World Team Ch. Rd4 – Azerbaijan crushes Russia 3-1

7/21/2011 – The only clear thing about the rankings after the fourth round is that Armenia leads...barely. After that it is a giant jumble with no fewer than four teams tied for second after non-stop strike and counterstrike by the teams as they battle for the gold. The biggest news was Azerbaijan's crushing win over Russia, but China nearly whitewashed the US after a 3.5-0.5 win. Round four report.

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The Chinese Chess Association with the patronage and support of the Ningbo Municipal Government and Ningbo Sports Bureau is staging the 2011 World Team Chess Championship in Ningbo, China. The event is being held from July 15 2011 (arrival) to July 26 2011 (Departure) at the playing venue in the five-star New Century Grand Hotel Ningbo.

Round four report

The only clear thing about the rankings after fourth round is that Armenia leads...barely. After that it is a giant jumble with no fewer than four teams tied for second. In a normal round-robin, such parity would usually be accompanied by a crosstable filled withy draws, but in this elite team event, it has been a constant strike and counterstrike with teams winning, then losing, rinse and repeat.


Karjakin drew against Radjabov, but could only have saved the team by beating him 2-0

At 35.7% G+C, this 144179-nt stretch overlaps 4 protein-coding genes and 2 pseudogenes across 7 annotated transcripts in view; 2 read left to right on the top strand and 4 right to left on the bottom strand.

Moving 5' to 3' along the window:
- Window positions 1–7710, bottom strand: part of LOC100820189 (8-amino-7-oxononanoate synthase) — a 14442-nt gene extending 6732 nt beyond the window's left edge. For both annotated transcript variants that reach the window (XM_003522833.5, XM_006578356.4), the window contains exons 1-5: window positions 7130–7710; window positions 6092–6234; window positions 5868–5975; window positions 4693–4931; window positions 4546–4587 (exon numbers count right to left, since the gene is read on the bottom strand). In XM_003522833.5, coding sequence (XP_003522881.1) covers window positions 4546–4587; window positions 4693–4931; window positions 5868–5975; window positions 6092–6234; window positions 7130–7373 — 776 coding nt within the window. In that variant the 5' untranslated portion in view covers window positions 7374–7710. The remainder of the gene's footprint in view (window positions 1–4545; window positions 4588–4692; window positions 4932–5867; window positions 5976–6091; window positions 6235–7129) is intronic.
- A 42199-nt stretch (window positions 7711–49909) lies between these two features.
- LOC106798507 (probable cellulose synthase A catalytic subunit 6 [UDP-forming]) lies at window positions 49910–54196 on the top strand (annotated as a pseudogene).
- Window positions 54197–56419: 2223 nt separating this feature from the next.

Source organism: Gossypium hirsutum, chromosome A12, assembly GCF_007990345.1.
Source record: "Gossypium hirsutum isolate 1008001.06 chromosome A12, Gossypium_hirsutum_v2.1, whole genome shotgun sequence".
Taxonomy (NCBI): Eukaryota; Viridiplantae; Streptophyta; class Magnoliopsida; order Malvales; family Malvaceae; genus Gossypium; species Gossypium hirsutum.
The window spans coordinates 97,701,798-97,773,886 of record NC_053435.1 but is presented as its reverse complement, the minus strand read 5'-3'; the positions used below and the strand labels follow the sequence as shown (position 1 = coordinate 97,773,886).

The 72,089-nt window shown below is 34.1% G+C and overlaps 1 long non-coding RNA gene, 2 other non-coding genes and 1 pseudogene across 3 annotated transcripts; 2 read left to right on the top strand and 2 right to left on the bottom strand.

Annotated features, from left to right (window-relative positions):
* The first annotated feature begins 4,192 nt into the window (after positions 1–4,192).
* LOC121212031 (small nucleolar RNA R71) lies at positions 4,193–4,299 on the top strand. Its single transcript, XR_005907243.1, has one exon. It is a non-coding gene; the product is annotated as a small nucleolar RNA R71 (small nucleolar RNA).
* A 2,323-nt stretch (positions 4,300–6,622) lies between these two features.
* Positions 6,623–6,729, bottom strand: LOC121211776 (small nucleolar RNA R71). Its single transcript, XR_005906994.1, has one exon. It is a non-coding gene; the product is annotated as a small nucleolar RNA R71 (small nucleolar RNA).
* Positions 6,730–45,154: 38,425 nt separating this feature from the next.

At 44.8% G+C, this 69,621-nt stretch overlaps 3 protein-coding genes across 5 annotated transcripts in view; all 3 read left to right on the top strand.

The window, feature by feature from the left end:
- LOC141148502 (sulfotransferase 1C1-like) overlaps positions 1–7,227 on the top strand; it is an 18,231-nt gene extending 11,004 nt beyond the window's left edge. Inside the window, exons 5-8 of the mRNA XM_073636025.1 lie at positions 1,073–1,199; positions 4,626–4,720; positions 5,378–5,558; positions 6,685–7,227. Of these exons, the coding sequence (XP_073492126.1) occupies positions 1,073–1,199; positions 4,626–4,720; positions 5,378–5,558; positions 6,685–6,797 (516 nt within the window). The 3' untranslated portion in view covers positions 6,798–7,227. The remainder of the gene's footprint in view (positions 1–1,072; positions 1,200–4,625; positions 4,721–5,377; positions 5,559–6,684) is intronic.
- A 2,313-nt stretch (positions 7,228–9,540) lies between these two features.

The biggest news of the day was Russia's crushing loss to Azerbaijan. Though the Azerbaijan team was certainly strong enough to defeat the Russians, one could hardly expect to read about a 3-1 victory over a team fielding players such as Karjakin, Grischuk, Nepomniachtchi and Svidler. Yet that is what happened, with both Gashimov and Guseinov coming up with the goods against Grischuk and Svidler respectively.


Gashimov's win over Grischuk helped the Azerbaijani's beat the Russians 3-1

[Event "8th World Teams"] [Site "Ningbo CHN"] [Date "2011.07.20"] [Round "4"] [White "Gashimov, Vugar"] [Black "Grischuk, Alexander"] [Result "1-0"] [ECO "C65"] [WhiteElo "2760"] [BlackElo "2746"] [PlyCount "81"] [EventDate "2011.07.17"] [WhiteTeam "Azerbaijan"] [BlackTeam "Russia"] [WhiteTeamCountry "AZE"] [BlackTeamCountry "RUS"] 1. e4 e5 2. Nf3 Nc6 3. Bb5 Nf6 4. d3 Bc5 5. c3 O-O 6. O-O d6 7. Nbd2 a6 8. Ba4 Ba7 9. Bc2 Re8 10. h3 Ne7 11. Re1 Ng6 12. d4 b5 13. Nf1 Bb7 14. Ng3 d5 15. Nxe5 Nxe5 16. dxe5 Nxe4 17. Nxe4 dxe4 18. Qxd8 Raxd8 19. Bf4 h6 20. h4 e3 21. Bxe3 Bxe3 22. Rxe3 Rd2 23. Rc1 f6 24. e6 Bd5 25. Bf5 $5 {The simplest move would have been Bb3, however this move tenders a subtle trap that Grischuk falls into.} Bxa2 $2 (25... g6 {was simpler and safer.} 26. Bxg6 Rxe6 27. Rxe6 Bxe6 { and the position is equal.}) 26. Ra1 Bd5 {Forced.} ({The point was that after} 26... Rxb2 {White can play} 27. h5 $1 {and Black is actually lost as he is helpless against the combination of back rank weakness, passed pawn with killer bishop. Ex:} Rd2 28. Rxa2 $1 Rxa2 29. e7) 27. Rxa6 g5 28. e7 Kf7 29. Bg4 $1 Rxe7 30. Bh5+ Kf8 31. Rxf6+ Kg7 32. Rg6+ Kf8 33. Rxe7 Kxe7 34. hxg5 hxg5 35. b4 Rc2 36. Rxg5 Kd6 37. Rg6+ Ke5 38. Rg3 {It is over.} Rc1+ 39. Kh2 Rc2 40. Re3+ Kf4 41. Be2 1-0